Letter to the Editor: Concerning Using Lordotic Cages at the L5–S1 Level Does Not Guarantee the Improvement of Sagittarius Alignment in Patients Who Underwent Posterior Lumbar Interbody Fusion

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Asian Spine J. 2023;17(4):803-804
Publication date (electronic) : 2023 August 21
doi : https://doi.org/10.31616/asj.2023.0176.r1
Department of Orthopedic Surgery, Faculty of Medicine, Saga University, Nabeshima, Japan
Corresponding author: Tadatsugu Morimoto Department of Orthopedic Surgery, Faculty of Medicine, Saga University, 5-1-1 Nabeshima, Saga, Japan Tel: +81-955-72-5111, Fax: +81-955-73-9530, E-mail: sakiyuki0830@gmail.com
Received 2023 May 31; Accepted 2023 June 11.

We were intrigued by the article by Cho et al. [1], which concluded that clinical and radiological outcomes did not markedly differ based on the lordotic angle of cages. However, we still have some concerns about this paper.

First, while the potential for improved spinal alignment has been discussed in relation to the anterior placement of cages, such placement in the L5/S1 region may increase the risk of anterior dislocation. This is due, in part, to the anatomical features of the L5–S region, where the anterior longitudinal ligament is particularly thin, and the shape of the S1 vertebral body is typically trapezoidal. In addition, the pelvis is tilted at the superior plate margin of S1, which is thought to be a contributing factor to cage deviation [2,3].

Given these potential risks, it may be worthwhile to consider alternative measures to address spinal alignment. For example, increasing the intrinsic angle of the cage to ≥8° may offer a viable alternative to anterior placement.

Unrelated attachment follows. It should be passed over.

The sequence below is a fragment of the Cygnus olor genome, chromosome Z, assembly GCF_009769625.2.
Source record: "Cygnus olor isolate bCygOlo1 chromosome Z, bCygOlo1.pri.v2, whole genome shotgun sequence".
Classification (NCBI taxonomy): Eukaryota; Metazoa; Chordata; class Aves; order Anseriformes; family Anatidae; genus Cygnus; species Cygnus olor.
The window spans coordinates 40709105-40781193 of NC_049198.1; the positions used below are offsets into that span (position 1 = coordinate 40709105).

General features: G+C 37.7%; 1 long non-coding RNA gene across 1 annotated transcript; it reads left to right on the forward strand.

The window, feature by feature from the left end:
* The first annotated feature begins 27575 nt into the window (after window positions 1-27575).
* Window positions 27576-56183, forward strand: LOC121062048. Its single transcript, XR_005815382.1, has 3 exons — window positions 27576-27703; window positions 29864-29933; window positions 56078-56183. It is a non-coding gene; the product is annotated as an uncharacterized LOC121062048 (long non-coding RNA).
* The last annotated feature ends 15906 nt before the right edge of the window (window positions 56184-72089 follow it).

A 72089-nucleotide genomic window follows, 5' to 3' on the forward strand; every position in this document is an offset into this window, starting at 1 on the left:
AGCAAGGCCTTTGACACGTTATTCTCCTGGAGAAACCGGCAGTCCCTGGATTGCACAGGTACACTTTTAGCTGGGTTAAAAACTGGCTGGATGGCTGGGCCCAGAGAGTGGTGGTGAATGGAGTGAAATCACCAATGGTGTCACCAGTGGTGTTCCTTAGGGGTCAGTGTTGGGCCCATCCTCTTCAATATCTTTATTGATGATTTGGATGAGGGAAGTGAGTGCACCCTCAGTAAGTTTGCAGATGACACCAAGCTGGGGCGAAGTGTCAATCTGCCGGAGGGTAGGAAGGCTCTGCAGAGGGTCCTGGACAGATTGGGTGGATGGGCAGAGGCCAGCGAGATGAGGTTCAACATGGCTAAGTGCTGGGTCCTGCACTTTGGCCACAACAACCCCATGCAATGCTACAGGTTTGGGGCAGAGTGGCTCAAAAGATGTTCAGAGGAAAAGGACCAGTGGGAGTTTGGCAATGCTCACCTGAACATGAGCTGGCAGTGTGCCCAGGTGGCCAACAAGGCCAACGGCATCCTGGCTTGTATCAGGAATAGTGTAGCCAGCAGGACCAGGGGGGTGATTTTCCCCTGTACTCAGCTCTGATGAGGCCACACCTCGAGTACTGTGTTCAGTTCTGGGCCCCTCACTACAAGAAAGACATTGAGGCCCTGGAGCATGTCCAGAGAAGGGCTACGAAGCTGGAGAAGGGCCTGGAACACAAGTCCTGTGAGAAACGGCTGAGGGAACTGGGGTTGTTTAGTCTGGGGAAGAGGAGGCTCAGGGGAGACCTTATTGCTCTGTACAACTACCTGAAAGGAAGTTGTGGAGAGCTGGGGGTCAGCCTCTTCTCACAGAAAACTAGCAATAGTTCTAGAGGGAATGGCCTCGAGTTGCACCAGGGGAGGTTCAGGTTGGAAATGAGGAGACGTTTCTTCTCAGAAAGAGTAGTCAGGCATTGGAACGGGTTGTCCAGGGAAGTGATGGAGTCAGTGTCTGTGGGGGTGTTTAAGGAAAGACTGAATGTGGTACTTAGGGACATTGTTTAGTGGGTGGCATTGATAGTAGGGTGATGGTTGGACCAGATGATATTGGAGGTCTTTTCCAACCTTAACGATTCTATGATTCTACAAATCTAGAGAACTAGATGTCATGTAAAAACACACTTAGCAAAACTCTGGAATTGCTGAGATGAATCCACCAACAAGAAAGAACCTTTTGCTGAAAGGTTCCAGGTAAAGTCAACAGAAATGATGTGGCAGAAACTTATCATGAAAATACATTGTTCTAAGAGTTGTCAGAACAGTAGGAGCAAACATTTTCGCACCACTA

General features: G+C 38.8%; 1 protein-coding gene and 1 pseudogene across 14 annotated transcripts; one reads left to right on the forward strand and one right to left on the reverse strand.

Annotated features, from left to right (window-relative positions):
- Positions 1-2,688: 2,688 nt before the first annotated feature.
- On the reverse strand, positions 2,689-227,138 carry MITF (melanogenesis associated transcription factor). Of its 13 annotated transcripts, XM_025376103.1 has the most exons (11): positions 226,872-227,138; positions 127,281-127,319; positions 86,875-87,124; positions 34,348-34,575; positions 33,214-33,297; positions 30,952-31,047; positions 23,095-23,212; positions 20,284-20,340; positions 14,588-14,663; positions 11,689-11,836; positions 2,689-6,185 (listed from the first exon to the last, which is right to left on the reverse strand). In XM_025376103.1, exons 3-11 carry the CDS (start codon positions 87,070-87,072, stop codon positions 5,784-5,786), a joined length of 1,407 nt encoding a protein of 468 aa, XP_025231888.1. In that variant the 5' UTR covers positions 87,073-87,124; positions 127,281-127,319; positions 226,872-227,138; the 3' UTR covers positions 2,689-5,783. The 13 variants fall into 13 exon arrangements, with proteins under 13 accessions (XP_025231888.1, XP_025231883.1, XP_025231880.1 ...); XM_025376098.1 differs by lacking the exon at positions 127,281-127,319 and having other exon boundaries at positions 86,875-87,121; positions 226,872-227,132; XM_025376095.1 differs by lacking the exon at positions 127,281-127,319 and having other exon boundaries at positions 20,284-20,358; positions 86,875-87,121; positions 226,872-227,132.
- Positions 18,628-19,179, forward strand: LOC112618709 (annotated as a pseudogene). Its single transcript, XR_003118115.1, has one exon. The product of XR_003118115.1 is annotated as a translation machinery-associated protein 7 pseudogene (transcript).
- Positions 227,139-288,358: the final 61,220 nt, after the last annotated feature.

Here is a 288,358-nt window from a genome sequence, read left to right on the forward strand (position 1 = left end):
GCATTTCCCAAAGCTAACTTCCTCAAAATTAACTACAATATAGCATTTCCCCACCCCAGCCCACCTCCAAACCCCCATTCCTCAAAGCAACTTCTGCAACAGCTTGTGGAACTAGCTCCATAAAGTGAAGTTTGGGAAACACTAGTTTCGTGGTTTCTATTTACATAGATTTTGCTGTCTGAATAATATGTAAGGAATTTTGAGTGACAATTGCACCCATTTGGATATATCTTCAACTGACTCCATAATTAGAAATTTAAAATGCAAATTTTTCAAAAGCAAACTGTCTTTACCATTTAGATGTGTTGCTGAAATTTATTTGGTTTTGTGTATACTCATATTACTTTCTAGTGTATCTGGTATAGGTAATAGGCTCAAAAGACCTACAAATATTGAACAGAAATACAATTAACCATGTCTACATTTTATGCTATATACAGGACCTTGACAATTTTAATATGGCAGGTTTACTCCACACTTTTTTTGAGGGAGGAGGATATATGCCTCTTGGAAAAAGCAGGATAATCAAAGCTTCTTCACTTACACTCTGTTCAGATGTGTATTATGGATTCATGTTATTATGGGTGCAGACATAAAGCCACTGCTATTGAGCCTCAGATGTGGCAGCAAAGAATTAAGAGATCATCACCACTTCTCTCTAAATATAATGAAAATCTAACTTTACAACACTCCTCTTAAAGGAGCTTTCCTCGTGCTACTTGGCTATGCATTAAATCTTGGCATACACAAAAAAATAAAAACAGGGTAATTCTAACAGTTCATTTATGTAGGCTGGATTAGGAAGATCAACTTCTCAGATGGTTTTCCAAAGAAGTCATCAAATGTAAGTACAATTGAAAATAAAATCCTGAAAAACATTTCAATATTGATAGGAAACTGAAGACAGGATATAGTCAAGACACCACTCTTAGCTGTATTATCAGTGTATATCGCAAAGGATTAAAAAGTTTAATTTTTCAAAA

We would also like to know how placing lordotic cages in the anterior region of the spine improved the clinical outcomes compared to posterior placement.

We would appreciate further information regarding the statistical methods employed, as detailed information is not provided in the manuscript. It should be noted that the absence of statistical significance does not necessarily indicate a lack of difference between the two groups, as certain statistical methods may not directly prove the absence of a difference.

To improve our understanding of your excellent research, we look forward to hearing from you regarding our submission. We would be glad to respond to any further questions and comments that you may have as well.


Conflict of Interest

No potential conflict of interest relevant to this article was reported.

Author Contributions

All authors provided the same amount of effort for the preparation of this commentary.


1. Cho JH, Hwang CJ, Lee DH, Lee CS. Using lordotic cages at the L5-S1 level does not guarantee the improvement of sagittal alignment in patients who underwent posterior lumbar interbody fusion. Asian Spine J 2023;17:477–84.
2. Xu Z, Zheng Y. Anterior dislocation of fusion cage after minimal invasive transforaminal lumbar interbody fusion (MI-TLIF): a case report. Biomed Res 2017;28:7834–6.
3. Maeno T, Okuda S, Haku T, et al. Anterior migration of an interbody graft in posterior lumbar interbody fusion: report of three cases without removal of the migrated graft. J Orthop Sci 2019;24:742–5.

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